China: Big Data, Big Goals, & Big Problems

BRADLEY CAVANAGH WRITES – Think of it as a credit score for your standing with the Communist Party. And if it works as intended, it will preserve in China all that is good and right and true.

By 2020, the Chinese government hopes to make use of big data to implement a rating system to assign each citizen a score. The goals of this project include, “carrying forward sincerity and traditional virtues,” “encouraging trust,” “raising the overall competitiveness of the country,” to “stimulating the progress of civilization.” But privacy advocates see Big Brother at his worst.

This new metric rates citizens with a value between 350 and 950. Like traditional credit scores the number is derived from a person’s assets, income, and credit history. But also thrown into the mix is their spending habits, education, criminal record and social media postings.

In this planned index, purchases are ranked according to a sort of utility. “Wasteful” expenses on, say, video games drags the index down, while things like diapers and baby food, as well as household appliances, bring one’s score up.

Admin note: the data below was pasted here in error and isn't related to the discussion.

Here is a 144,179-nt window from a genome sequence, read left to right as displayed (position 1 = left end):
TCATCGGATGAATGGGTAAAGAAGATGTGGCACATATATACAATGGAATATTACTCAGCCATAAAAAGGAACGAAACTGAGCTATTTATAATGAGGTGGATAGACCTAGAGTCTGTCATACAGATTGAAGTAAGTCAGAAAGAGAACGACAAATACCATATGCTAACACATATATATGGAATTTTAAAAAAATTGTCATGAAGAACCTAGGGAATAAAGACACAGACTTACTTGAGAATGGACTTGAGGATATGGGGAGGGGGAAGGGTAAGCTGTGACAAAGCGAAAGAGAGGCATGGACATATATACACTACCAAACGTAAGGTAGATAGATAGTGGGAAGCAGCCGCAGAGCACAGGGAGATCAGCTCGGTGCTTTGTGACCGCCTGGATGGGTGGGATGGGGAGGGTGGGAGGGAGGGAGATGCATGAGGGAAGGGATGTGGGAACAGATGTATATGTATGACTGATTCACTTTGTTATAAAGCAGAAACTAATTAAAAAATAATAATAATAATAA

Though decried as invasive by western observes, this may have a purpose in helping creditors allocate loans more efficiently. After all, research has shown that people who purchase flashy tire rims are far less likely to repay debt than those who buy bird feed and dog food. But, it’s the following inclusion which is as ingenious as it is unsettling for some.

They will scan people’s social media accounts for posts containing un-permitted opinions and dock them for it. Though facing repercussions for dissenting posts is nothing new, the “citizen score.” The mere act of being “friends” with a dissenter on social media drops one’s score.

But so is the new totalitarianism. It has evolved to use both the carrot and the stick to encourage one’s cooperation.  “Good” citizens are rewarded with looser credit and expedited travel visas. “Bad” citizens are barred from employment in high level positions and can be sanctioned with slower internet connectivity.

Either way, they have quite the task ahead of them, which economists and philosophers alike have failed to complete for centuries. To quantify an object’s inherent worth is to walk through a minefield. Countless variables must be accounted for, both external and internal to the consumer. But, in big data, the Chinese now have what Aristotle could only have dreamed about. While relatively simple in concept, this project is daunting and faces many pitfalls in full implementation.


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